Their cars parked back at home, Brian Koehn and 30 of his pals hopped on their bikes for a bachelor party bash on wheels, pedaling from bar to bar until they ended up at a White Castle drive-through, still holding onto the handlebars.

“Everyone had a good time,” said Koehn, smiling at the memory while nursing a beer last week at the Indeed Brewing taproom in northeast Minneapolis.

More Minnesotans than ever are riding bicycles: to work, to the store and, inevitably, to the bar. The long-cherished bicycle pub crawl, once a renegade’s night out, has come out of the shadows as both bicycling and beer making rise to intoxicating new heights in Minneapolis.

A Minneapolis brewery owner said she regularly fields phone calls from cyclists who plan to stop by with large groups. And the breweries themselves court bicyclists with bike racks and, soon from Harriet Brewing in south Minneapolis, bike jerseys.

Two-wheeled tippling is legal in Minneapolis, but not without risks. One study conducted by Minneapolis found that bicyclists were impaired by alcohol or drugs in nearly 6 percent of the nearly 3,000 bicyclist-motorist collisions that occurred between 2000 and 2010, including 12 fatalities.

More recently, the National Highway Traffic Safety Administration found that 23 percent of the 677 cyclists killed on the road in 2011 would have been considered legally drunk under Minnesota law, with blood-alcohol levels of at least 0.08 grams per deciliter. At that level, a bicyclist increases his chances of a serious or deadly injury by 2,000 percent, according to a study by Johns Hopkins University.

“Take the precautions, wear a helmet and don’t be an idiot,” advised Mike Madetzke, a regular cyclist who said he feels more comfortable riding his bike to the bar than taking a car.

Illegal elsewhere

Bike riders are subject to traffic control laws, but drunken driving laws in Minnesota extend only to motorized vehicles, said Minneapolis police spokesman Sgt. Bill Palmer. A 20-year veteran, he’s never stopped someone just for bicycling while drunk.

Not every state turns a blind eye to blitzed two-wheelers; California and Oregon have laws on the books, and cyclists in Idaho, Utah and Indiana have been arrested.

At the University of Minnesota, police may target cyclists for enforcement at the beginning of the school year to make it clear to students that they must follow traffic laws while riding. But rarely do the police stop anyone for drunken biking, said University of Minnesota Deputy Chief of Police Chuck Miner. If someone’s found drunk on a bike, they would get sent to detox or hospitalized, he said.

“If they’re weaving, or blocking traffic or running a stop light or stop sign, those are all violations,” he said. “A cyclist could get a ticket for careless driving.”

Ethan Fawley, president of the Minneapolis Bicycle Coalition, said the policy conversations he’s taken part in at the State Capitol have never broached the topic of a DWI law for bicyclists. “It’s just totally not been on anyone’s radar that I’m aware of,” he said.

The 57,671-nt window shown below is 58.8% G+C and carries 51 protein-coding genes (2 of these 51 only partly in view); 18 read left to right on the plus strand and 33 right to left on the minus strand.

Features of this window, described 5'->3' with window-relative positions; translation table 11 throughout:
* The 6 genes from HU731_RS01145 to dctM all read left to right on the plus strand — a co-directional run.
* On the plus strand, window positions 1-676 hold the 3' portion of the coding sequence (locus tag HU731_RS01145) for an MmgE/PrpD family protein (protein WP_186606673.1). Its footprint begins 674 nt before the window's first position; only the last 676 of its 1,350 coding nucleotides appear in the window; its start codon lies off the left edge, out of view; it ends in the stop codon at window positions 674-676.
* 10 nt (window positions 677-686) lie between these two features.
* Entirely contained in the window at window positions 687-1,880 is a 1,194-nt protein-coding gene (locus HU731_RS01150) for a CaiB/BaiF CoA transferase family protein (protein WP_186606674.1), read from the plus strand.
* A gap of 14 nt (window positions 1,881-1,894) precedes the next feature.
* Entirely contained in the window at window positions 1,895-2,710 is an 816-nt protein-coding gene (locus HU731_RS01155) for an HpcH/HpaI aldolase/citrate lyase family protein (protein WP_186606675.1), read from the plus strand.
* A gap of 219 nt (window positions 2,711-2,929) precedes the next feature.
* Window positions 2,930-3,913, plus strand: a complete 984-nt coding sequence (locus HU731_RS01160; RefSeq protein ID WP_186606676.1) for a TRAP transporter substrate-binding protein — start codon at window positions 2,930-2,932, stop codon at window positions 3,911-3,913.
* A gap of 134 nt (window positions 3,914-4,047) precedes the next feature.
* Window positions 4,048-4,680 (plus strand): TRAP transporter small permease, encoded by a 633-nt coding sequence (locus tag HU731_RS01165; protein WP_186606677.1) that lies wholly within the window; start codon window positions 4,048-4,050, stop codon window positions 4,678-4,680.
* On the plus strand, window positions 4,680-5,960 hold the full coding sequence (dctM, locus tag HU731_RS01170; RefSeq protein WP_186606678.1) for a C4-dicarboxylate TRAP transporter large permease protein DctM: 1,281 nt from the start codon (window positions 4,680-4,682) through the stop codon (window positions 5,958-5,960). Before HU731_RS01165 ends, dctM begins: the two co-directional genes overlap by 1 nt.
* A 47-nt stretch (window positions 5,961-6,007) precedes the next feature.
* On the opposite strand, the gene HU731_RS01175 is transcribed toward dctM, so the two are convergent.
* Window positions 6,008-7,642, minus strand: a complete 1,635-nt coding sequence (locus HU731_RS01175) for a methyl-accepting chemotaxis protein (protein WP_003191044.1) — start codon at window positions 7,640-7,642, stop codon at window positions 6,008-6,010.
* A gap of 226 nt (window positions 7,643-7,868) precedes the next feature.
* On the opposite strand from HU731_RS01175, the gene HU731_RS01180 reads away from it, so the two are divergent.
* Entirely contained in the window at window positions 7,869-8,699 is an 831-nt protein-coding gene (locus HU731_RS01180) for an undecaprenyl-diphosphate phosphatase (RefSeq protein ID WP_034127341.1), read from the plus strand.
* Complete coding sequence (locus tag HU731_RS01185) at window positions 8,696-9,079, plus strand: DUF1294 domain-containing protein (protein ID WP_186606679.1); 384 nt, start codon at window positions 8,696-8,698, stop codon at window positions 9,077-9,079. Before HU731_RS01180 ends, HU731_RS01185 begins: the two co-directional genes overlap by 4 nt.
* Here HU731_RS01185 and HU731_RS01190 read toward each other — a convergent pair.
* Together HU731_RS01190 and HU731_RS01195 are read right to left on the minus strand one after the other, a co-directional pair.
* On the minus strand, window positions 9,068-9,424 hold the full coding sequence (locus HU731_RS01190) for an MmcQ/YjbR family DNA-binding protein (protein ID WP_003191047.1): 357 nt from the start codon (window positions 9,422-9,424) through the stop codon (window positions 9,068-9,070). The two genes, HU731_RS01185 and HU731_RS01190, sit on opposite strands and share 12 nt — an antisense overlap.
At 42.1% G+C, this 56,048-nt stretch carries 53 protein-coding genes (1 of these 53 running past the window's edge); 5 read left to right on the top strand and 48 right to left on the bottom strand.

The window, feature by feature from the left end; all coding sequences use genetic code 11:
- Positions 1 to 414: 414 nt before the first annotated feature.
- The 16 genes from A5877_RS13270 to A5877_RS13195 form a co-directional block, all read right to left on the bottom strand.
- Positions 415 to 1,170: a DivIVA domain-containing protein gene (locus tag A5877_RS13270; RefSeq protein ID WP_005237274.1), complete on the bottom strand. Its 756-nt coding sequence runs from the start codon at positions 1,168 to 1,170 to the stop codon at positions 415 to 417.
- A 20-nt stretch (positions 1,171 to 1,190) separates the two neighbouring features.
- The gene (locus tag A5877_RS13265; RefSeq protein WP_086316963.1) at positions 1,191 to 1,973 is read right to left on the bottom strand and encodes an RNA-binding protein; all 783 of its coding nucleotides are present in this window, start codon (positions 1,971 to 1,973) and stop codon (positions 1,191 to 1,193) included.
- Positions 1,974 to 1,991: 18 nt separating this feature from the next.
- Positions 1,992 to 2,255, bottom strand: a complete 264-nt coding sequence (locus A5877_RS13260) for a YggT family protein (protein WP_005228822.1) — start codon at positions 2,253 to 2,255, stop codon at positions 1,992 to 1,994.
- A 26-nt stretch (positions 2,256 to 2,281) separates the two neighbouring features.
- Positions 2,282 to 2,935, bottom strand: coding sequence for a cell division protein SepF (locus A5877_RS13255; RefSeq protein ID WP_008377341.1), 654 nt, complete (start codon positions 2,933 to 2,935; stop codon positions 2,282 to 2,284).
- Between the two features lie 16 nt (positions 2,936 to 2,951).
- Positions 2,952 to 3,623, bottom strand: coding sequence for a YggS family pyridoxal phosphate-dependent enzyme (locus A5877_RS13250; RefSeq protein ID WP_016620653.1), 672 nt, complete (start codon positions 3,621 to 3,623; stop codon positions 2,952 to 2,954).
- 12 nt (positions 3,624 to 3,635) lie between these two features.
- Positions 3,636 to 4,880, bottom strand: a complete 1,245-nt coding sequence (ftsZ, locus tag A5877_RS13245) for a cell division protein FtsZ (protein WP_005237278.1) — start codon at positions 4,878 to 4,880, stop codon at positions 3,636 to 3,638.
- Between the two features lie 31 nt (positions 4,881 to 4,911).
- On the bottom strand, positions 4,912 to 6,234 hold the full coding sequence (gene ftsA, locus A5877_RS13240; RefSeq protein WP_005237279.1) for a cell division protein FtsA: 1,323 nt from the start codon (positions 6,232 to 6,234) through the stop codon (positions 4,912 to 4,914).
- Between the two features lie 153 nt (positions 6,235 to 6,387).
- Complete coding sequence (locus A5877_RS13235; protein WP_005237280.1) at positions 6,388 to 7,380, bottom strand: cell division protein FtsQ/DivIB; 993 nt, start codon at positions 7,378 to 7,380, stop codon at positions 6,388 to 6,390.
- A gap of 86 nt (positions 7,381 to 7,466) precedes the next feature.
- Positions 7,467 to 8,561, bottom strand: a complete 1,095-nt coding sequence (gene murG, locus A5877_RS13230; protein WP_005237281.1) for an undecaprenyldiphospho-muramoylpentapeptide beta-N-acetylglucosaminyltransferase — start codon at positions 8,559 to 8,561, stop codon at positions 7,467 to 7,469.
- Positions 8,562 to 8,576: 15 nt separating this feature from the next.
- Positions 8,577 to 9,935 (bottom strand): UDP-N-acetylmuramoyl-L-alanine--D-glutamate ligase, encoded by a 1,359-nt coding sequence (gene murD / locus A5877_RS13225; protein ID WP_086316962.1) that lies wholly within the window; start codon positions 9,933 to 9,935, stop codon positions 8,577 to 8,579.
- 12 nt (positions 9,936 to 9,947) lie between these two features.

The crop of new local breweries has risen across the metro area just as bicycle use has become more commonly seen as serious transportation.

Some 4 percent of Minneapolis commuters get to work on two wheels. Younger people, especially the 20-something millennials, have turned to bicycles as well as public transportation while shunning driver’s licenses at higher rates than previous generations, according to studies from the U.S. Public Interest Research Group and the University of Michigan.

“Millennials care less about their cars,” said Phineas Baxandall, an analyst with the research group.

Two wheels and a bar tab

Minneapolis has long had a bike culture where beers and gears have enjoyed each other’s company.

The Stupor Bowl is an annual Minneapolis tradition that features bicyclists who have recently imbibed navigating an urban course.

Organized bicycle tours of the city’s breweries started as early as March this year when the Minneapolis Bicycle Coalition took more than 100 bicyclists on the “Bikes and Brewvies” group pub crawl. Participants had to sign a waiver at the beginning, helmets and lights were required, and ride organizers reminded the cyclists to be careful.

“We made an announcement at the beginning of the event that this was a max one drink per stop,” Fawley said.

Last month the blog hosted its “1st Annual Minneapolis Bike ’n’ Brew Tour.” And another bicycle pub crawl last month was held in honor of “American Craft Beer Week,” ending at Stanley’s Northeast Bar Room, which held a parking lot full of bike racks.

The Twin Cities’ bike trails and local beer scene even attracted the attention of Bicycling Magazine, which listed a ride from Summit Brewery in St. Paul to Surly Brewing in Brooklyn Center as among the best such rides in the nation.

Biking to clear the mind

Cyclist Mark Gibson said he’s been on pub tours where the route between pubs was clearly not the most direct route, but longer to give the participants time to metabolize the brew.

“The ideal ratio of beer to biking is 10 miles per pint. At least it is for me,” said the Minneapolis resident.

Bicycle commuter Andy Lageson said he views the bicycle as a wiser choice for getting to and from a bar.

“If you’re biking home with a few drinks, you’re not going to kill somebody on a bicycle,” said Lageson, a year-round bike commuter who spends his days managing at Dero Bike Racks, a local bike rack manufacturer.

And there’s an even better reason, Gibson said: “If you eliminate the biking, everyone just sits in the pub and gets fat.”